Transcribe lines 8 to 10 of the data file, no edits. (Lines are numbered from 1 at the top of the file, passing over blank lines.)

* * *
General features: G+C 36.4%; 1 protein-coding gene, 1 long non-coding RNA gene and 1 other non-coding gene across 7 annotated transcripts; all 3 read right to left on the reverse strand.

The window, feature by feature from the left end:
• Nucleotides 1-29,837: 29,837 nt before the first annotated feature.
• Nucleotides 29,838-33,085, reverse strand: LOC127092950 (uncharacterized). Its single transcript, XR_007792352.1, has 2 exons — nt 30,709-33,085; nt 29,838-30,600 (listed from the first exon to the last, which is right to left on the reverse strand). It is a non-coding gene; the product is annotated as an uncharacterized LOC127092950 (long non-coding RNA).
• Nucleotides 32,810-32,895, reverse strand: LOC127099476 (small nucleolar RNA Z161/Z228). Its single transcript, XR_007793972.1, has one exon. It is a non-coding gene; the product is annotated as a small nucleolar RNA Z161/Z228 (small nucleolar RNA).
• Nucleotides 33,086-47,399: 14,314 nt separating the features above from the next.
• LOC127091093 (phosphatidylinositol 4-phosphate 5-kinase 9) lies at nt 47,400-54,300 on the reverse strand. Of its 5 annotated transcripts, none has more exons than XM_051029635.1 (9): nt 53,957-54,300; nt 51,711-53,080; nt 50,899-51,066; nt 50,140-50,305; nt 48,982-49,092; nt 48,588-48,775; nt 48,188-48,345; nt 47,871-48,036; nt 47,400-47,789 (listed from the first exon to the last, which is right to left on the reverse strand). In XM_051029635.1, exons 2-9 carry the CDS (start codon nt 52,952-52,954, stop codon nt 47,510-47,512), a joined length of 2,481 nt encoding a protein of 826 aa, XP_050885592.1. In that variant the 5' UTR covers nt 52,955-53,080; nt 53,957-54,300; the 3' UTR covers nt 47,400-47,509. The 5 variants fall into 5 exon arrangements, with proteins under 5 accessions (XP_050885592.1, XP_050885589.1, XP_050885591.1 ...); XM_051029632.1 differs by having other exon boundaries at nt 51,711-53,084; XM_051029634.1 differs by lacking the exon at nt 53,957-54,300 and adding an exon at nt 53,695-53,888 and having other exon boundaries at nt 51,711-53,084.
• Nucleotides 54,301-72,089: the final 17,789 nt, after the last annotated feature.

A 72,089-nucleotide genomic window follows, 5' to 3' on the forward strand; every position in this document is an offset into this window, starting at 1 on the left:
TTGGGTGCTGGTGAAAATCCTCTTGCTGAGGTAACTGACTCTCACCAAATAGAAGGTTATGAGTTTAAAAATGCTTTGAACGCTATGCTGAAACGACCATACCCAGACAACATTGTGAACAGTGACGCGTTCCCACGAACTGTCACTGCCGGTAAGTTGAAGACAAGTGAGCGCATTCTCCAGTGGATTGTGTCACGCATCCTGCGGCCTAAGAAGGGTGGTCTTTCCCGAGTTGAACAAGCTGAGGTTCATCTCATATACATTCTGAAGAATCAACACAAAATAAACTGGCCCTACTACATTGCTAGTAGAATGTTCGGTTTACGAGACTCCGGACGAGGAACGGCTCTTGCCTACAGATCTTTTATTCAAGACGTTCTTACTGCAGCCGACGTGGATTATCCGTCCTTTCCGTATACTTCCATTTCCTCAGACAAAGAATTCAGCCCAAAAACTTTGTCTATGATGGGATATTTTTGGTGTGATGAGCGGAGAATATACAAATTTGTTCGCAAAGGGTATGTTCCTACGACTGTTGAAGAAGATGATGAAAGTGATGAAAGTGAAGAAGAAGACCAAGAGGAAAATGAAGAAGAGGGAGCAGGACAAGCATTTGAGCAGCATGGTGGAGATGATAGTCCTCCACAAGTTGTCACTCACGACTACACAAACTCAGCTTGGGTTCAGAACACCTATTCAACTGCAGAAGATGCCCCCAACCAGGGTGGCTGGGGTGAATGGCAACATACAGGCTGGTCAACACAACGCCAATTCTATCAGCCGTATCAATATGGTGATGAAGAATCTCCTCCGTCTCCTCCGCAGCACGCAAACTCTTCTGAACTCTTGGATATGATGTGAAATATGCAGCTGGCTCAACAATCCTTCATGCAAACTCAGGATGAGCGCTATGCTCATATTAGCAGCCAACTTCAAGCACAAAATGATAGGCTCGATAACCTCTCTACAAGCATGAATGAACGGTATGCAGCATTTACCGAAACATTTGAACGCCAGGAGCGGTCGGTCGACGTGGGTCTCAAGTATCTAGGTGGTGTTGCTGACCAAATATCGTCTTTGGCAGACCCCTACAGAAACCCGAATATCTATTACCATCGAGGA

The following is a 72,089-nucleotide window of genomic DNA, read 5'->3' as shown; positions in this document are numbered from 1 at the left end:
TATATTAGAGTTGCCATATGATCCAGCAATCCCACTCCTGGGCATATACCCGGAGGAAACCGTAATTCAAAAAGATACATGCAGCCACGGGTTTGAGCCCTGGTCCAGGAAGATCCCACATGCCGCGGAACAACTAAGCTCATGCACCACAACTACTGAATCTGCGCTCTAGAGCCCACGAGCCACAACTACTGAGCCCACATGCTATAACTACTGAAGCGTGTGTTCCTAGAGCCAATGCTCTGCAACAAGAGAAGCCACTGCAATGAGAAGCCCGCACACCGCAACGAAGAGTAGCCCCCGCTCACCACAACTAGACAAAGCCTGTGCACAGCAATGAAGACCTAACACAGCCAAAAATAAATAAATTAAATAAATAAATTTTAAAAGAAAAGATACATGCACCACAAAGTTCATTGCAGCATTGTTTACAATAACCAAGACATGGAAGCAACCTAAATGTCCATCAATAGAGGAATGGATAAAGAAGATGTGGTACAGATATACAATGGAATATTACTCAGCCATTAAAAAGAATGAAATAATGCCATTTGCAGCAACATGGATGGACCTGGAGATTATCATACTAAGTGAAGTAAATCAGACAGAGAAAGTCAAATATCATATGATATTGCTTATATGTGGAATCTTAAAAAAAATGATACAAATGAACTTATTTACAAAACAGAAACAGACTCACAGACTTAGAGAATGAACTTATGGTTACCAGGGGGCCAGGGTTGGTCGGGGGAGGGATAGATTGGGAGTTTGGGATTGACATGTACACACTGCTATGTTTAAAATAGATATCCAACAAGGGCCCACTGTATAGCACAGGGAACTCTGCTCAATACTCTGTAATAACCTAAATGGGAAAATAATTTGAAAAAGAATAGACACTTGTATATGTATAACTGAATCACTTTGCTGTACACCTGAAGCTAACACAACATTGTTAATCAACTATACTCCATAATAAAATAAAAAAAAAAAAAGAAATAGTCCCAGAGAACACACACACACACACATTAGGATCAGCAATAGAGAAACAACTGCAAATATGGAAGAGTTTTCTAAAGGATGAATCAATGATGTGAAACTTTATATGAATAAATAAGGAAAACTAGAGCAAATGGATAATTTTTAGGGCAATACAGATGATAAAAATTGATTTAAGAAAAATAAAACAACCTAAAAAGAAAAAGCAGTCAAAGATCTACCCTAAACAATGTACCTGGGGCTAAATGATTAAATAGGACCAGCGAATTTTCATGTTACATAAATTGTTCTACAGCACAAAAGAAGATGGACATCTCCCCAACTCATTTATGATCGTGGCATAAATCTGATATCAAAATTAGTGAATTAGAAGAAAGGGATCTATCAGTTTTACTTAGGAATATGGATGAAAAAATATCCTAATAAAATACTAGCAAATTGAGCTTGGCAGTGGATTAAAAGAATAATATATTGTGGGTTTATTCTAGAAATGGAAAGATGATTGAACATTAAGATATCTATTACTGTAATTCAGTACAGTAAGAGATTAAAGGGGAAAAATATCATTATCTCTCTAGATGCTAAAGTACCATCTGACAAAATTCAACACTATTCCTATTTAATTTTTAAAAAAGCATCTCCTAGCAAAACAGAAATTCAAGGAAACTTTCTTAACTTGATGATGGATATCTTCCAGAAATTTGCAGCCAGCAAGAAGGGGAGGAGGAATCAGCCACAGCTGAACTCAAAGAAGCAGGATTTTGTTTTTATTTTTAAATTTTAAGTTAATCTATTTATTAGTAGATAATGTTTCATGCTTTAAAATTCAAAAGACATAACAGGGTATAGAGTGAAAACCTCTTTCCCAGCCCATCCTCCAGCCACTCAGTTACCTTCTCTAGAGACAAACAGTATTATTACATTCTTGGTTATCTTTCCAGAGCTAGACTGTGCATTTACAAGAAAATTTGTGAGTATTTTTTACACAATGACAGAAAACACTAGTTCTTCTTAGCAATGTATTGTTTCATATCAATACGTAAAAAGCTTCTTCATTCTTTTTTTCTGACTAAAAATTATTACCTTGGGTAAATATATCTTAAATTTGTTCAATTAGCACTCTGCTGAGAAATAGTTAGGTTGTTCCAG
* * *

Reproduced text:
• Nucleotides 54,301-72,089: the final 17,789 nt, after the last annotated feature.

A 72,089-nucleotide genomic window follows, 5' to 3' on the forward strand; every position in this document is an offset into this window, starting at 1 on the left:
TTGGGTGCTGGTGAAAATCCTCTTGCTGAGGTAACTGACTCTCACCAAATAGAAGGTTATGAGTTTAAAAATGCTTTGAACGCTATGCTGAAACGACCATACCCAGACAACATTGTGAACAGTGACGCGTTCCCACGAACTGTCACTGCCGGTAAGTTGAAGACAAGTGAGCGCATTCTCCAGTGGATTGTGTCACGCATCCTGCGGCCTAAGAAGGGTGGTCTTTCCCGAGTTGAACAAGCTGAGGTTCATCTCATATACATTCTGAAGAATCAACACAAAATAAACTGGCCCTACTACATTGCTAGTAGAATGTTCGGTTTACGAGACTCCGGACGAGGAACGGCTCTTGCCTACAGATCTTTTATTCAAGACGTTCTTACTGCAGCCGACGTGGATTATCCGTCCTTTCCGTATACTTCCATTTCCTCAGACAAAGAATTCAGCCCAAAAACTTTGTCTATGATGGGATATTTTTGGTGTGATGAGCGGAGAATATACAAATTTGTTCGCAAAGGGTATGTTCCTACGACTGTTGAAGAAGATGATGAAAGTGATGAAAGTGAAGAAGAAGACCAAGAGGAAAATGAAGAAGAGGGAGCAGGACAAGCATTTGAGCAGCATGGTGGAGATGATAGTCCTCCACAAGTTGTCACTCACGACTACACAAACTCAGCTTGGGTTCAGAACACCTATTCAACTGCAGAAGATGCCCCCAACCAGGGTGGCTGGGGTGAATGGCAACATACAGGCTGGTCAACACAACGCCAATTCTATCAGCCGTATCAATATGGTGATGAAGAATCTCCTCCGTCTCCTCCGCAGCACGCAAACTCTTCTGAACTCTTGGATATGATGTGAAATATGCAGCTGGCTCAACAATCCTTCATGCAAACTCAGGATGAGCGCTATGCTCATATTAGCAGCCAACTTCAAGCACAAAATGATAGGCTCGATAACCTCTCTACAAGCATGAATGAACGGTATGCAGCATTTACCGAAACATTTGAACGCCAGGAGCGGTCGGTCGACGTGGGTCTCAAGTATCTAGGTGGTGTTGCTGACCAAATATCGTCTTTGGCAGACCCCTACAGAAACCCGAATATCTATTACCATCGAGGA